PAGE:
1. All drugs have a chemical name.
This name provides a description of the molecule according to the rules outlined in Chemical Abstracts (e.g. 2-acetyloxybenzoic
2. Most drugs are given a generic name, commonly used in psychopharmacology (e.g. acetylsalicylic acid)
3. Drugs are usually assigned a proprietary name (brand or trade name) by the manufacturer (e.g. Aspirin commercialized by Bayer)
This name is : protected by trademark laws, easy to pronounce and may suggest a drug’s therapeutic action.
The three examples given in parentheses above represent the same drug, which is Aspirin.
Another example is the generic antipsychotic clozapine which is sold under the brand name Clozaril. The brand name may change depending on the country in which the medication is marketed.
The chemical and generic names are universal, which means the same nomenclature is used worldwide.
Difficulty in finding a drug’s name can occur when using a brand name. The brand name may vary from one country to another; therefore it is useful to consult the appropriate reference materials.
The CPS is a Canadian Drug Reference for Health Professionals and it is available in both official languages. It is published by the Canadian Pharmacists Association in hard and soft copies. The latter is available by subscription (www.e-cps.ca). For more information, go to www.pharmacists.ca/e-cps The CPS is also available in French.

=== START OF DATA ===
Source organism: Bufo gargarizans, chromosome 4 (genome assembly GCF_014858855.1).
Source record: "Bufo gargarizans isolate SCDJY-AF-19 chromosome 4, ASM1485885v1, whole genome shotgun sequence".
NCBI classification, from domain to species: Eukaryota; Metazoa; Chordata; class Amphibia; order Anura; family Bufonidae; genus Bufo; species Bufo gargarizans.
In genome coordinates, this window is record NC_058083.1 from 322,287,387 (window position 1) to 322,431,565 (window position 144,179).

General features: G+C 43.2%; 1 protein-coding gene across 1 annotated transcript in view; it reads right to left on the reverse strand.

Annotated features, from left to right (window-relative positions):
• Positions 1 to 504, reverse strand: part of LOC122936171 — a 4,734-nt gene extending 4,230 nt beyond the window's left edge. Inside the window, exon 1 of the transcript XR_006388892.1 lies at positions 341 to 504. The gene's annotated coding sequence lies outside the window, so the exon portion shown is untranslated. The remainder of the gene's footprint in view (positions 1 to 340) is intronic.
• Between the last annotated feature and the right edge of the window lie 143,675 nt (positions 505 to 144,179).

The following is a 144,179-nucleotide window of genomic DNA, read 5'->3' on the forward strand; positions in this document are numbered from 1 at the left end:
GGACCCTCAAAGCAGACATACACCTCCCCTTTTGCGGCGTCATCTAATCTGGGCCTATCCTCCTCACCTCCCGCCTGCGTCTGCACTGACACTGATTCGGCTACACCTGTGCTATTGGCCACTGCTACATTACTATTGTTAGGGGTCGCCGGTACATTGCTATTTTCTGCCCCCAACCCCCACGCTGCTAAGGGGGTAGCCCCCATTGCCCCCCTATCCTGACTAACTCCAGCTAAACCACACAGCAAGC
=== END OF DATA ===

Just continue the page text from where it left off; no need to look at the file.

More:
This is an online tool which offers access to world leading drug and health care resources, including the Martindale. Its coverage of proprietary preparations has expanded to approximately 40 countries. MedecinesComplete is offered by subscription only.
The Martindale, similar to the CPS, does exist in CD-ROM and it is linked to several health care reference websites such as www.medicinescomplete.com which provides online access to international drug information.
The Merck Manuals are a series of health-care books for medical professionals and consumers. Some documents have been translated into French.
Micromedex is another good source of information on medications.
Most of these websites require a subscription. Wikipedia and Google Scholar (where the language can be changed) provide some information in French but it is not as complete as the same information given in English.
Information is also provided on CAMH Resources relating to Medication